WITH 70S FASHION MAKING ITS BIGGEST COMEBACK YET, who better to turn to for guidance than the original heaven-sent darlings of bell bottoms past? Sabrina, Jill and Kelly came into my life through afternoon reruns in my teens, long before Lucy, Drew and Cameron throttled into the millennium. The original Charlie's Angels provided a delightful contrast to the early 2000s, when volume-deprived rebonded hair had just become what would be at least a decade-long trend, along with the equally volume-deprived, seemingly-undying skinny jean.

Fortunately, nothing lasts forever. The past five years or so began to see denim loosen up a little with boyfriend and mom jeans gaining their moments and adherents. Men don't particularly love them but they've never been ecstatic about us wearing the pants anyway. So, carry on.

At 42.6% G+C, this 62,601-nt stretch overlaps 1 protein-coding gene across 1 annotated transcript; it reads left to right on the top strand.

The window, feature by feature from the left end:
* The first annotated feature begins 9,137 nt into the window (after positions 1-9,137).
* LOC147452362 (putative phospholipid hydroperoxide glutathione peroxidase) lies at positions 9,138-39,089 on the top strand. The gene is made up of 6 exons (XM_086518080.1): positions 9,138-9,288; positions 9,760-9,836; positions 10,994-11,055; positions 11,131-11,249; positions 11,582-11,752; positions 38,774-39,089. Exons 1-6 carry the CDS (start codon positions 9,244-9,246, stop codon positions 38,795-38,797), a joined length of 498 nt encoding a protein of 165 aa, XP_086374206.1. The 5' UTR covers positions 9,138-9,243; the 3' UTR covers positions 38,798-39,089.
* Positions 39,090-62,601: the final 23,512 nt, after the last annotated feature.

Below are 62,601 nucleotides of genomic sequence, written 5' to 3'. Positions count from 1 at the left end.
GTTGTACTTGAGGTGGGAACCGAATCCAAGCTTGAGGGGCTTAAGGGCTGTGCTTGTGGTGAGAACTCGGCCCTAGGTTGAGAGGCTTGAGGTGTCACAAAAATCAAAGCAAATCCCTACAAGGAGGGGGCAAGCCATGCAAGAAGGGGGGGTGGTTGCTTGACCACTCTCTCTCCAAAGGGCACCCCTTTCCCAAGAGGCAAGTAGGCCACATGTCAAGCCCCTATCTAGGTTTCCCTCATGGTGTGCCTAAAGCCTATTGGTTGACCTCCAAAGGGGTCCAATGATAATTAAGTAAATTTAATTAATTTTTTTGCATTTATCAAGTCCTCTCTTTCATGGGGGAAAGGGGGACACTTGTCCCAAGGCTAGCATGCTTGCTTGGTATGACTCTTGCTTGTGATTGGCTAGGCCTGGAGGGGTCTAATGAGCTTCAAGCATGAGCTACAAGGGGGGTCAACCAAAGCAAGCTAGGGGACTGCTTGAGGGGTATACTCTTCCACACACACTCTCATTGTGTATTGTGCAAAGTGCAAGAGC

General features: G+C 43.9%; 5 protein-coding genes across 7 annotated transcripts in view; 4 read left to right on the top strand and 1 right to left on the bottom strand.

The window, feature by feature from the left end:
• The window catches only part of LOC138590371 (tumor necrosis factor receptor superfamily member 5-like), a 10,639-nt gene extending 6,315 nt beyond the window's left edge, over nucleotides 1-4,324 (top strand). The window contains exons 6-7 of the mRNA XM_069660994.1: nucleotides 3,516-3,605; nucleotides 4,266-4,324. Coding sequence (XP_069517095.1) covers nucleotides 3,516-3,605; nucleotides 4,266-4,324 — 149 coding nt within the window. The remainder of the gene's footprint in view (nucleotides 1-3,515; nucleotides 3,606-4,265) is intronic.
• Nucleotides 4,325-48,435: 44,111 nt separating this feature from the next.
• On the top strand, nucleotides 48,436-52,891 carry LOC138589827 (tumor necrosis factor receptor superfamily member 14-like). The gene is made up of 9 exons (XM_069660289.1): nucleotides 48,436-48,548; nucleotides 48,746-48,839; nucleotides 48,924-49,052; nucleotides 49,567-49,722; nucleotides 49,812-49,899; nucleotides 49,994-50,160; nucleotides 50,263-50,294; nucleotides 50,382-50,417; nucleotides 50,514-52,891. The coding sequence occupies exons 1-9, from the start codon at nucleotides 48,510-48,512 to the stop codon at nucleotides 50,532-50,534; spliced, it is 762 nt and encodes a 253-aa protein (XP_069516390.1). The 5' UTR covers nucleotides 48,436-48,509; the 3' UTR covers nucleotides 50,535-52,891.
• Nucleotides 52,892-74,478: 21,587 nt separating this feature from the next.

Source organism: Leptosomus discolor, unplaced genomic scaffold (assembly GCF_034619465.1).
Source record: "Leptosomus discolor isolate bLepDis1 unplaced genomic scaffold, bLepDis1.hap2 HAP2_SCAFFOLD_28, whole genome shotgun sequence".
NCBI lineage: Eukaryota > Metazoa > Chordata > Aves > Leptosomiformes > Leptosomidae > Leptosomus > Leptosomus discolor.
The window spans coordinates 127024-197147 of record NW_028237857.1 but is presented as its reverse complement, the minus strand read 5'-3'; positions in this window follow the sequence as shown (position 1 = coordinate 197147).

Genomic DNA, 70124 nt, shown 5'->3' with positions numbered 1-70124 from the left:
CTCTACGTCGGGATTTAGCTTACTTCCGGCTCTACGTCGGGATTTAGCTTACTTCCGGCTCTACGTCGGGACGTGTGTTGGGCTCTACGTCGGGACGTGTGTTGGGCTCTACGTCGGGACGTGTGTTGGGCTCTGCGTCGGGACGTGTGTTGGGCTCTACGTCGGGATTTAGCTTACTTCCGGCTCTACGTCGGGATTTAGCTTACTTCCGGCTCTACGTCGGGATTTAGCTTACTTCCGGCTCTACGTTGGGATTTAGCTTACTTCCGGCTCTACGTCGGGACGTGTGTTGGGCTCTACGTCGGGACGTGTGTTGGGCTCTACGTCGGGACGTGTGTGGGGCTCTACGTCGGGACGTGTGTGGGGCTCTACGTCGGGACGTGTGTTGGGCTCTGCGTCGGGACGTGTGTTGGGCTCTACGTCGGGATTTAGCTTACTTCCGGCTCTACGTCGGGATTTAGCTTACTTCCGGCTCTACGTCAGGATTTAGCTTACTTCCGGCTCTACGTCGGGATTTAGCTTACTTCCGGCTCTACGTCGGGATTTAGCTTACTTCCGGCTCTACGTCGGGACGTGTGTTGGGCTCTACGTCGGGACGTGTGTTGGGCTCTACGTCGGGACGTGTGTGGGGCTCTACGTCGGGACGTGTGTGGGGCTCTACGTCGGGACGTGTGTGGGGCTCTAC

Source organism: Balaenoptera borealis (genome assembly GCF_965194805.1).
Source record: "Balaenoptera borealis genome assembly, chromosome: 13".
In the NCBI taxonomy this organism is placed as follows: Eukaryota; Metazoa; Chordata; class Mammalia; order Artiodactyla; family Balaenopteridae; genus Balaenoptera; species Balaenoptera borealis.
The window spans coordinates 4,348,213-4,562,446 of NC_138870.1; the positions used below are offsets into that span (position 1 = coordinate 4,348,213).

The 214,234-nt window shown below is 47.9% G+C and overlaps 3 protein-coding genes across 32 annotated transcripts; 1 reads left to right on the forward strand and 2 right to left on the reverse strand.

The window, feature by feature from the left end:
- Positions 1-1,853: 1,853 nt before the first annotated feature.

Spring-Summer 2015 saw denims measuring wide from bottom to bottom and long from high waist to floor. Accompanied by fluttering fringes and billowing blouses, the volume-valiant cuts lend grace and stature, unabashedly declaring "more is more." Farrah Fawcet wore a pair in her iconic skateboard chase at Griffith Park, obviously with the help of a stunt double, but memorable nonetheless. She may have been the most popular of the angels but I feel compelled to take my cue from Jaclyn Smith, the super-sleuth namesake of yours truly: Lady Jacklyn San Pedro.

So will I in fact emulate the Charlie's Angels alumna and embrace lush, volumized hair and jeans? Vogue's Laura Weir posits that "Only now does it feel entirely credible to covet and cavort in flares and fringing without it feeling like a costume." That's comforting. But who minds looking like an Angel anyway? And where are my hair rollers?

Kate Jackson, Farrah Fawcett-Majors and Jaclyn Smith from Charlie's Angels, 1976 - 1981.

May 21, 2015